Do your kids know the difference between tattling and telling?

Do you give your kids the following two conflicting messages?
  • "Come to me if you have a problem." and
  • "Don't tattle."
The "don't tattle" message often comes across loud and strong from the kids' peer group. One group of kids said they would never tattle because "Snitches get stitches." No wonder they're scared to tell!

How can you help your kids see the difference between snitching and reporting? When someone is snitching or tattling, the underlying goal is to get another person in trouble by making the problem bigger and more public.

On the other hand, the goal of telling or reporting is to correct something that is wrong. Your child is telling you or another adult because the problem is too big for her to handle.

So if your children are wondering if what they are about to say is tattling or telling, they can ask themselves "What is my goal?" If they realize they are really trying to get their sibling in trouble, then it's tattling. However, if it's a problem that they truly need assistance in solving or someone is in danger, than it's telling.

Talking through a few pretend scenarios can help your kids figure out when they should be telling and when they can probably handle it on their own.

Turning Summer Boredom into Opportunities to Grow and Learn

How will your children be spending their time this summer? Summer vacation with time off from school provides many opportunities for growth, fun and also trouble. It's the trouble that you want to avoid!

Concerns about How Kids Will Spend Their Free Time

Some parents look forward to the unstructured time their children can enjoy during the summer while others worry about how their children will fill those extra hours. What are your greatest concerns about the amount of free time your kids have during the summer?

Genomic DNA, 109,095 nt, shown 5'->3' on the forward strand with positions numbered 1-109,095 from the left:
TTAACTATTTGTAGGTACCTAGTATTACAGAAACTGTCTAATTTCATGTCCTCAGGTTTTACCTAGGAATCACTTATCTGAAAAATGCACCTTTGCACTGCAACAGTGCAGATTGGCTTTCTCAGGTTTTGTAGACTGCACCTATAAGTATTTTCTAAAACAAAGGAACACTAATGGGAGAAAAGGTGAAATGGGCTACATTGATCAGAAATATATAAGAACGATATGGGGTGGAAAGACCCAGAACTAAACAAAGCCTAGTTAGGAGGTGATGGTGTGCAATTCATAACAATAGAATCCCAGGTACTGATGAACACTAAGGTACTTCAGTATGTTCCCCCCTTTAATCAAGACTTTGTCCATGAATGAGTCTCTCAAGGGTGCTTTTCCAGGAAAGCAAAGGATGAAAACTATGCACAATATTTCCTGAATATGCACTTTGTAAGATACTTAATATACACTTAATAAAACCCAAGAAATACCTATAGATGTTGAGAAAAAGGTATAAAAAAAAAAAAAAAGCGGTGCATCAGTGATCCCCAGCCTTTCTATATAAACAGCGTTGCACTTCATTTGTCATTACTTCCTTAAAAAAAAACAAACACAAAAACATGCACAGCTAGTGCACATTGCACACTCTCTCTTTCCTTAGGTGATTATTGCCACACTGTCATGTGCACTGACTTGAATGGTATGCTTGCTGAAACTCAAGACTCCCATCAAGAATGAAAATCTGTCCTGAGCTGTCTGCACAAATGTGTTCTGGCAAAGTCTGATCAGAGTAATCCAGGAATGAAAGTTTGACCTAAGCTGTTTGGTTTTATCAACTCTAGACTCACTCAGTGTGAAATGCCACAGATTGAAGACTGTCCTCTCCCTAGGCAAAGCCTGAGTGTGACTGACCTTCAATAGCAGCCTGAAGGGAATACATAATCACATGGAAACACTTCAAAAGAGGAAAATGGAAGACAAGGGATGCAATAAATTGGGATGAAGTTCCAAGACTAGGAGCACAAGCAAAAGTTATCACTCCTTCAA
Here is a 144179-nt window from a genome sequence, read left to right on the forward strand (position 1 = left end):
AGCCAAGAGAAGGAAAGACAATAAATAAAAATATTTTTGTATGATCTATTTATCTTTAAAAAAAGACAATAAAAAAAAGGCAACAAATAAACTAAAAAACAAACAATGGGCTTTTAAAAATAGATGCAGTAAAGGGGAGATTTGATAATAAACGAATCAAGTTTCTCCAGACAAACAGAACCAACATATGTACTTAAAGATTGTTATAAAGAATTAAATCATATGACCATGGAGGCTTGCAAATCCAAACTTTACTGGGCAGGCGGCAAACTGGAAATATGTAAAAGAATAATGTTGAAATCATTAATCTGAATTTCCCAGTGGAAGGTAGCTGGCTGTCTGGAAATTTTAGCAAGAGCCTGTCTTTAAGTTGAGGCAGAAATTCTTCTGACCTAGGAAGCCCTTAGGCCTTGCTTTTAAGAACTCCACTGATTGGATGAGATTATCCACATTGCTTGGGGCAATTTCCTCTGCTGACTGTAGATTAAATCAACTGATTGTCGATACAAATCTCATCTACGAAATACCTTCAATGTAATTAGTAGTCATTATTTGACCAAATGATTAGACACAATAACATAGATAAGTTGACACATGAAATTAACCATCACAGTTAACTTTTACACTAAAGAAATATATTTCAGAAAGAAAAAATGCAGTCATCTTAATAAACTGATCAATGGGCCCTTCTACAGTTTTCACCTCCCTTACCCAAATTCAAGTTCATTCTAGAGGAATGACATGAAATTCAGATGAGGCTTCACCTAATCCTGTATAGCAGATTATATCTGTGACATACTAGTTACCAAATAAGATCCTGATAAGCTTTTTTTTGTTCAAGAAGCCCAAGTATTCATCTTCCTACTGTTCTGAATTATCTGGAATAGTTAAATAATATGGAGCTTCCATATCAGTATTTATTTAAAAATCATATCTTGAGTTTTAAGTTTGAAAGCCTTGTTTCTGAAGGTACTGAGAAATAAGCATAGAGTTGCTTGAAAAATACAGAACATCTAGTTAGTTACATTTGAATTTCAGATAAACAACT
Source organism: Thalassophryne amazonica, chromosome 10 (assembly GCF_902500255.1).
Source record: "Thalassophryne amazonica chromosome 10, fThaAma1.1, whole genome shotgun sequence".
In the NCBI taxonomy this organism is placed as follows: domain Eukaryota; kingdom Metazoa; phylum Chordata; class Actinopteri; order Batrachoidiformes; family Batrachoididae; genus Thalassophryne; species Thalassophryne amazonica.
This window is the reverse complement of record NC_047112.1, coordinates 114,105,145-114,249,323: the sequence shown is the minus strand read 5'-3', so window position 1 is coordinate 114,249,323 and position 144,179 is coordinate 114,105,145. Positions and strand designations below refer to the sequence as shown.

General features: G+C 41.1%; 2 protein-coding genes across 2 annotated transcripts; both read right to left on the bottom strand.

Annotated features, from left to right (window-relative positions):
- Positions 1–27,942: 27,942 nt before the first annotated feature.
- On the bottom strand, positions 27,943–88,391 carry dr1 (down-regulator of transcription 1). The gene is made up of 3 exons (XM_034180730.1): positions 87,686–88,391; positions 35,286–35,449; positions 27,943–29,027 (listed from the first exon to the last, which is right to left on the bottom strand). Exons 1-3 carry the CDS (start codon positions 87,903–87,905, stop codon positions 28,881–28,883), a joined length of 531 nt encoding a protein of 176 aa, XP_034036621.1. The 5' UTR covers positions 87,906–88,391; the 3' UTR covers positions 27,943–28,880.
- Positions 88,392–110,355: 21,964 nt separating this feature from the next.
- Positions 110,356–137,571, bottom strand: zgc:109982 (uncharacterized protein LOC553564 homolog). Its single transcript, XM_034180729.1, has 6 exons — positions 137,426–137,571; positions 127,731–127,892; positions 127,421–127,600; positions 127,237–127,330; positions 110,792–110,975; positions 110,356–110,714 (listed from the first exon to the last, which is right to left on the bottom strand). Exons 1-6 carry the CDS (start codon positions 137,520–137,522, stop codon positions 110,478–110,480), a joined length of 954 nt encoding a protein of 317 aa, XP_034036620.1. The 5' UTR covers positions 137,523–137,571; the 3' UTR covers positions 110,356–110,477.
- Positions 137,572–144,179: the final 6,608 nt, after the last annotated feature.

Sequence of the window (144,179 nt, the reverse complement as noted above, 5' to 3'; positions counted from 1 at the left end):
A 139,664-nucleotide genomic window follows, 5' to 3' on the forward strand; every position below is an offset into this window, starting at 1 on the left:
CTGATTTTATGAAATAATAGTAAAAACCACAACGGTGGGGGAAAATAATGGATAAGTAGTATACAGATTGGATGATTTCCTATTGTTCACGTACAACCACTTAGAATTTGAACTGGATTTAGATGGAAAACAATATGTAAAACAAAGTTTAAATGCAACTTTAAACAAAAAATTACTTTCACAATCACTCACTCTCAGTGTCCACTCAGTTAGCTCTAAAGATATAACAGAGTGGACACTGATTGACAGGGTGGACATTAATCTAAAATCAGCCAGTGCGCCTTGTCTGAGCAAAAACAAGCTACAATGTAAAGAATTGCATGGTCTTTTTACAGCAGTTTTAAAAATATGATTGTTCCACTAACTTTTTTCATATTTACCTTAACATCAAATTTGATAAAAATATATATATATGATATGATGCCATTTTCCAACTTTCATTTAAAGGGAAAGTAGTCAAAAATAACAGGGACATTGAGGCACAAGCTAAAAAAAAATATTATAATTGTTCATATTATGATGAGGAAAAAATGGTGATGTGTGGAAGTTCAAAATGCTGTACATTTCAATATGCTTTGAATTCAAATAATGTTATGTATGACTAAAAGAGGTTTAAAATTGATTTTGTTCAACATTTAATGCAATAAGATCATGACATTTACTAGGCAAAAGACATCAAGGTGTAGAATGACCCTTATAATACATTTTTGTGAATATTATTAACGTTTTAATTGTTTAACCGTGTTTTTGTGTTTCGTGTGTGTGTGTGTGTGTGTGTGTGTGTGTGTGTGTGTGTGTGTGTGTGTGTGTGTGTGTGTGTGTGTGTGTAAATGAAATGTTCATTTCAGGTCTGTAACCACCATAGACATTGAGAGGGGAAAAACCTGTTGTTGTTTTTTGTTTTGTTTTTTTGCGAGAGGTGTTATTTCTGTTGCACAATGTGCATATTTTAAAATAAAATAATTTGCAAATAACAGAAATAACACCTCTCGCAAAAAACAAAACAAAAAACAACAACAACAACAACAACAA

When I recently asked a group of parents some of their concerns were:
  • Spending too much time watching TV
  • Arguing more due to having so much time together
  • Kids being home alone
  • Going to a friend's house where there is no adult supervision
  • Knowing what they are really doing when they are away from home
  • Playing too much Xbox or other video games
  • Forgetting what they've learned in school
  • Struggling to figure out what to do that doesn't involve watching a screen
  • Not wanting to read because "I'm not in school now."
  • Getting into a routine that will be difficult to break when school starts again
A number of the concerns these parents expressed revolve around the fact that they and their children have different priorities.

Developing a Plan for a Successful Summer

(read the rest of the article at Priceless Parenting)

Brain Science Tools to Help Your Children Better Understand Themselves

You've probably heard of the idea of connecting with your child's emotions before attempting to correct any misbehavior. Why is this a better strategy than just yelling at your kids if they're misbehaving?

Brain researchers now know enough about how children's brains operate and grow to explain why certain parenting reactions are better than others. In their book, The Whole-Brain Child: 12 Revolutionary Strategies to Nurture Your Child's Developing Mind, Survive Everyday Parenting Struggles, and Help Your Family Thrive, Dr. Daniel Siegel and Tina Bryson give practical tips for parents based on the latest research.

They provide useful ideas for responding when children are reacting emotionally. These responses help kids integrate their experiences. In their book they describe "That's what integration does: it coordinates and balances the separate regions of the brain that it links together. It's easy to see when our kids aren't integrated - they become overwhelmed by their emotions, confused and chaotic. They can't respond calmly and capably to the situation at hand. Tantrums, meltdowns, aggression, and most of the other challenging experiences of parenting - and life - are a result of a loss of integration, also know as dis-integration."

This book will give you tools for helping your kids handle the more challenging parts of life.

Fostering Growth using the Mentoring Parenting Style

What is your normal parenting style?  Do you give your kids orders?  Do you do a lot of things for them that they are capable of doing thems...